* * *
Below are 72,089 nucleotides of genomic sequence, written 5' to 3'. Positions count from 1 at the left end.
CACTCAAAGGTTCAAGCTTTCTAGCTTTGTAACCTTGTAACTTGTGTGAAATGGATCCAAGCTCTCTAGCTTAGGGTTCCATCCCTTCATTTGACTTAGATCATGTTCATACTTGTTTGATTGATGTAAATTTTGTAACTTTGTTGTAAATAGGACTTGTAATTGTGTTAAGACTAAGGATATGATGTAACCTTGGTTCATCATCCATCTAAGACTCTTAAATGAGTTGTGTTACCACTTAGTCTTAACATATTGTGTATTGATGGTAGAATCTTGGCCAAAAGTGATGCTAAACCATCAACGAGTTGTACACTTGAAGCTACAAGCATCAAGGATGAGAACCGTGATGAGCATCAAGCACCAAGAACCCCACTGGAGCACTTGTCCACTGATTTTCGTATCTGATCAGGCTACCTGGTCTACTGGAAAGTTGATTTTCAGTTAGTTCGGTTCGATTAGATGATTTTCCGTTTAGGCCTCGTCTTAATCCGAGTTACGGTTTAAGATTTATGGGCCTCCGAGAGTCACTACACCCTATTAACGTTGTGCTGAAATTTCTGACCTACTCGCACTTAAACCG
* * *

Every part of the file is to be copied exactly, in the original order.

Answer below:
Below are 72,089 nucleotides of genomic sequence, written 5' to 3'. Positions count from 1 at the left end.
CACTCAAAGGTTCAAGCTTTCTAGCTTTGTAACCTTGTAACTTGTGTGAAATGGATCCAAGCTCTCTAGCTTAGGGTTCCATCCCTTCATTTGACTTAGATCATGTTCATACTTGTTTGATTGATGTAAATTTTGTAACTTTGTTGTAAATAGGACTTGTAATTGTGTTAAGACTAAGGATATGATGTAACCTTGGTTCATCATCCATCTAAGACTCTTAAATGAGTTGTGTTACCACTTAGTCTTAACATATTGTGTATTGATGGTAGAATCTTGGCCAAAAGTGATGCTAAACCATCAACGAGTTGTACACTTGAAGCTACAAGCATCAAGGATGAGAACCGTGATGAGCATCAAGCACCAAGAACCCCACTGGAGCACTTGTCCACTGATTTTCGTATCTGATCAGGCTACCTGGTCTACTGGAAAGTTGATTTTCAGTTAGTTCGGTTCGATTAGATGATTTTCCGTTTAGGCCTCGTCTTAATCCGAGTTACGGTTTAAGATTTATGGGCCTCCGAGAGTCACTACACCCTATTAACGTTGTGCTGAAATTTCTGACCTACTCGCACTTAAACCG